Touted heavily at this year's Consumer Electronics Show, ultrabook sales haven't lived up to expectations.
IHS iSuppli laid out a stark view of the field in a report it cheekily titled "Dude, You're Not Getting an Ultrabook." The research firm now expects about 10.3 million ultrabooks to ship worldwide in 2012. Earlier this year, its prediction was 22 million.
There are two key reasons for lackluster sales of the super-thin and super-fast notebooks, according to IHS iSuppli: "nebulous marketing and unappealing price."
The company also took a shot at Intel (Fortune 500), the creator of the "ultrabook" category, for its too-strict standards. The company's "increasingly stringent set of definitions" mean that some computers that were once called ultrabooks are now called "ultrathins" -- a new, unfamiliar bit of jargon in a field that already isn't doing well marketing to consumers. ,
"So far, the PC industry has failed to create the kind of buzz and excitement among consumers that is required to propel ultrabooks into the mainstream," Craig Stice, IHS's senior principal analyst for computer platforms, wrote in the report.
That's even more of a problem considering the marketing blitz around tablets and smartphones. A long list of companies have released shiny new tablets or phones recently: Apple (Fortune 500), , Amazon (Fortune 500), , Nokia (, )Microsoft (Fortune 500) and more. ,
The report also criticized the $1,000 price point for most ultrabooks, saying that a cut to $600-$700 could spur sales in 2013.
Intel has a lot to lose if ultrabooks don't take off. Consumer demand for PCs continues to slump, particularly in the United States, Canada and Europe. Intel heavily hyped ultrabooks, a word it trademarked, at the Consumer Electronics Show earlier this year, and predicted that ultrabooks would account for 40% of all consumer notebook sales by the end of 2012.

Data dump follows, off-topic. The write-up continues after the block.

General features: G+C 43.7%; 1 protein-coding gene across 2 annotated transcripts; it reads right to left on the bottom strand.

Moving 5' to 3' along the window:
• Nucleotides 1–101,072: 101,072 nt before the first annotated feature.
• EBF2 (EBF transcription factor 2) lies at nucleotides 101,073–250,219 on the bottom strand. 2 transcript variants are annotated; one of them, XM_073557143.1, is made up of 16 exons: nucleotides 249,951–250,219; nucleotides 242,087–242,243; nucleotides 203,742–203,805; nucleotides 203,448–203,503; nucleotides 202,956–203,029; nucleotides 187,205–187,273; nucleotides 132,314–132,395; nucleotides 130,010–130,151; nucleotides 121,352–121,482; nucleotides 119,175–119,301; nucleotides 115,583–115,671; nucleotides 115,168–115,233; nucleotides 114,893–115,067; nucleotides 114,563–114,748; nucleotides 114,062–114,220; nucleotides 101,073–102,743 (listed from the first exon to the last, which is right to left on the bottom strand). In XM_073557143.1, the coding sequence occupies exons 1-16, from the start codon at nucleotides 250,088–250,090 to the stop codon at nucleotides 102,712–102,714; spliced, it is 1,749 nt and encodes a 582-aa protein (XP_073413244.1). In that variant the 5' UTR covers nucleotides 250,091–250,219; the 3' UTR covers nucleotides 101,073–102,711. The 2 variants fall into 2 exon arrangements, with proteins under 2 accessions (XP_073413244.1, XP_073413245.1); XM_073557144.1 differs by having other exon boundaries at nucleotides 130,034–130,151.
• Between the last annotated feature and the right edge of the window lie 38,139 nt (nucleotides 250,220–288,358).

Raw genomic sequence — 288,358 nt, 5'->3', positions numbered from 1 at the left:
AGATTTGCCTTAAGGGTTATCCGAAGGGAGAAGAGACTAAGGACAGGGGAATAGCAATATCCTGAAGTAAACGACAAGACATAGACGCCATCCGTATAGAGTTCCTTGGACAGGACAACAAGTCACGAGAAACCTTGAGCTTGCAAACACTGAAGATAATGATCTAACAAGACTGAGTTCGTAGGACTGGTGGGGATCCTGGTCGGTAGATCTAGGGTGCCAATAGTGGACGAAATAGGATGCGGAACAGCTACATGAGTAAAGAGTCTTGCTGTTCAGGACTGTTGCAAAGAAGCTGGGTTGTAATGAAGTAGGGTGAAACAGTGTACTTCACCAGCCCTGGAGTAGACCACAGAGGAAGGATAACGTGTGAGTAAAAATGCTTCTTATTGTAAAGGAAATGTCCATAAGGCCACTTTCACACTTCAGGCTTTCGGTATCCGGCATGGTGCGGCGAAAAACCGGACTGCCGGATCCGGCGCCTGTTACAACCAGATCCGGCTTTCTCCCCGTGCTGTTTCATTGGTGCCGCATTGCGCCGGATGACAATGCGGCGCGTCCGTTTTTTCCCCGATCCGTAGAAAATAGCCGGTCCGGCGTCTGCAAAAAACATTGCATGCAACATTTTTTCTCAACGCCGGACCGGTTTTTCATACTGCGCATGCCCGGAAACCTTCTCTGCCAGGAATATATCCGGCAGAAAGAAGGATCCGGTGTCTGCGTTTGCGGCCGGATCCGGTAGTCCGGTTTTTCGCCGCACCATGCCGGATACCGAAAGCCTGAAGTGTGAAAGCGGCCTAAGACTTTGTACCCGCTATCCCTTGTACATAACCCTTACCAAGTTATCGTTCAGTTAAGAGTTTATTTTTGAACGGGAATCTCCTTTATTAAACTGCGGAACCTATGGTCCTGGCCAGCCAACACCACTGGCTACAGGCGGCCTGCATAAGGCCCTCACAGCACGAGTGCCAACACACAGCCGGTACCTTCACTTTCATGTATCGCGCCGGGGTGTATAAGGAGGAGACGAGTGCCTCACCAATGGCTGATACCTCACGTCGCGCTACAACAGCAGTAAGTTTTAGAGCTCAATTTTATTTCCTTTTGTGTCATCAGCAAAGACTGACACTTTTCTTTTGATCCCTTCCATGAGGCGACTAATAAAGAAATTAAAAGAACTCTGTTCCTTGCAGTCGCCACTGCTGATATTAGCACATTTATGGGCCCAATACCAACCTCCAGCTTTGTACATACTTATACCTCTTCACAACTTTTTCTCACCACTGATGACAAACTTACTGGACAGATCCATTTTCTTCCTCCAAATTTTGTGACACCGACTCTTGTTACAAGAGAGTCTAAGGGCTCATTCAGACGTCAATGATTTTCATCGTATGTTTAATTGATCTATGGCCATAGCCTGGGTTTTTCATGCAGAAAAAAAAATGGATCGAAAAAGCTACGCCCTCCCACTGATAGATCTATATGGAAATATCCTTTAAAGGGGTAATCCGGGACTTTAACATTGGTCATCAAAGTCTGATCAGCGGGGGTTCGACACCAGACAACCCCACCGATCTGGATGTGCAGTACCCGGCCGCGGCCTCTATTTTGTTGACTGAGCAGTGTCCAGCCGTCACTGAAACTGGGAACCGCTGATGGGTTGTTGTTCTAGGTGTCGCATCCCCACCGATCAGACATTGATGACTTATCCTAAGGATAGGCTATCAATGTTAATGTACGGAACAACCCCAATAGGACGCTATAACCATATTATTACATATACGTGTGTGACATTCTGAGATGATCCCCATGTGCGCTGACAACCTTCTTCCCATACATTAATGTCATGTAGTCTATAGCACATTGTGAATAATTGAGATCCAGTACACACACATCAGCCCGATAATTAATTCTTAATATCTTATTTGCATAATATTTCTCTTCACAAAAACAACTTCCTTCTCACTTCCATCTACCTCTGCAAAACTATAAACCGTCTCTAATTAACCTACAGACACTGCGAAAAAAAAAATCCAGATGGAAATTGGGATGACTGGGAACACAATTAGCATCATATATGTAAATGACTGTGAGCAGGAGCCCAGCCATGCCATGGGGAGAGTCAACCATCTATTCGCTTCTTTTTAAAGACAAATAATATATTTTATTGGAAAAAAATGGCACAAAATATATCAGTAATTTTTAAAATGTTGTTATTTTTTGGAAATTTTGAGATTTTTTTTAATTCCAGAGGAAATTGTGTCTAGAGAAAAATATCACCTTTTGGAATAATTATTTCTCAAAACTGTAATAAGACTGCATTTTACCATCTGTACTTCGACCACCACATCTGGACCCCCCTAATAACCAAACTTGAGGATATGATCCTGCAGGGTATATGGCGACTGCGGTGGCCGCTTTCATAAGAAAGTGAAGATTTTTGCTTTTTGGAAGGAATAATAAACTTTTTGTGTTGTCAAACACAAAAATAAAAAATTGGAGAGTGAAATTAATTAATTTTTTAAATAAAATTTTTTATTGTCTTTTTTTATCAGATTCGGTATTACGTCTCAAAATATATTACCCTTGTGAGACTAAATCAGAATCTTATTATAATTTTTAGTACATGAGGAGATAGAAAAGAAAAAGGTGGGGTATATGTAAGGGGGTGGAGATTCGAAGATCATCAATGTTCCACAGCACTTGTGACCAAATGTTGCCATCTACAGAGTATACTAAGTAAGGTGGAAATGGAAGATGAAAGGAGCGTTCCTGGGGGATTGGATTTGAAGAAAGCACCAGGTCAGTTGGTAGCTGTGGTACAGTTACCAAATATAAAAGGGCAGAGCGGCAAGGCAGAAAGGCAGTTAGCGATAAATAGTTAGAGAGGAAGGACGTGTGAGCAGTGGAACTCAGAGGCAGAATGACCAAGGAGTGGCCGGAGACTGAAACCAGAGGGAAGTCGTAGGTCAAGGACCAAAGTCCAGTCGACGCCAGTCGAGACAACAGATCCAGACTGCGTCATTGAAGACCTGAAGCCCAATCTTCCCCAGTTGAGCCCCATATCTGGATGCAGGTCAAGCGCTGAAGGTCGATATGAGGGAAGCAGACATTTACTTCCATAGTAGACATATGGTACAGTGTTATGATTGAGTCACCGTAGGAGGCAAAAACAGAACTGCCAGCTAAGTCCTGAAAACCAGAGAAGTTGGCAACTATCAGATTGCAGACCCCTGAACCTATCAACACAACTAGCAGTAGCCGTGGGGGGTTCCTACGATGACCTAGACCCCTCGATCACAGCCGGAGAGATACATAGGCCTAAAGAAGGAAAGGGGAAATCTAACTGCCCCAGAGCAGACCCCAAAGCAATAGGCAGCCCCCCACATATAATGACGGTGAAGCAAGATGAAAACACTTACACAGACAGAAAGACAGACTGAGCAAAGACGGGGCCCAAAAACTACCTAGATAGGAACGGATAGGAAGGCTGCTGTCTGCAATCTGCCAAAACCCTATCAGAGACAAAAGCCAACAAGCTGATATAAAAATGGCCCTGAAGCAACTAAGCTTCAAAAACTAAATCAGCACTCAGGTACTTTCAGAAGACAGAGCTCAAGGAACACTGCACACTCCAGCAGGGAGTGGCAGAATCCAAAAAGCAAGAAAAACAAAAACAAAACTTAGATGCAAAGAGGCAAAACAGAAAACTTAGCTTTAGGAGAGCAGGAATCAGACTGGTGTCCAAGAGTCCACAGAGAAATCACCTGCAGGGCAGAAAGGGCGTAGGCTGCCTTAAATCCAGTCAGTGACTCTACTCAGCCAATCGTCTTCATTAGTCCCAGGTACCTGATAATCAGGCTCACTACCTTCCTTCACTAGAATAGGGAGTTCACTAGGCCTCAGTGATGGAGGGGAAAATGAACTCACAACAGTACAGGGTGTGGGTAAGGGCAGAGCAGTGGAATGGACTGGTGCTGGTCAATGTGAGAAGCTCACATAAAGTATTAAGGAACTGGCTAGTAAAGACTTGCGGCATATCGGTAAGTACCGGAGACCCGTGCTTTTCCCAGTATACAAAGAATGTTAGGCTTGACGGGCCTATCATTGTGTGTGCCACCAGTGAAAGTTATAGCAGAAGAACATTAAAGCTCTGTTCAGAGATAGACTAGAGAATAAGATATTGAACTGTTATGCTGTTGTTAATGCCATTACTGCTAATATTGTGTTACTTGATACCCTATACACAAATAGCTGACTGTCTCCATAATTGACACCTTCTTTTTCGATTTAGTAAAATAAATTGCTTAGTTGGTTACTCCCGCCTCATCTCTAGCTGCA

Despite the slashed sales forecast, the ultrabook field still has a few bright spots. Intel is releasing a new microprocessor called Haswell in mid-2013. Microsoft's (Fortune 500) new Windows 8 operating system, due out later this month, could be another sales catalyst. It runs on both traditional PCs and tablets and will appear on ultrabooks from companies including , Hewlett-Packard (Fortune 500) and , Dell (Fortune 500). ,
Those moves could help ultrabooks pull out of their slump next year, IHS iSuppli said in its report, especially if pricing and marketing improve. The company predicted that ultrabook shipments will rise by more than 300% next year and continue growing to 95 million units by 2016.
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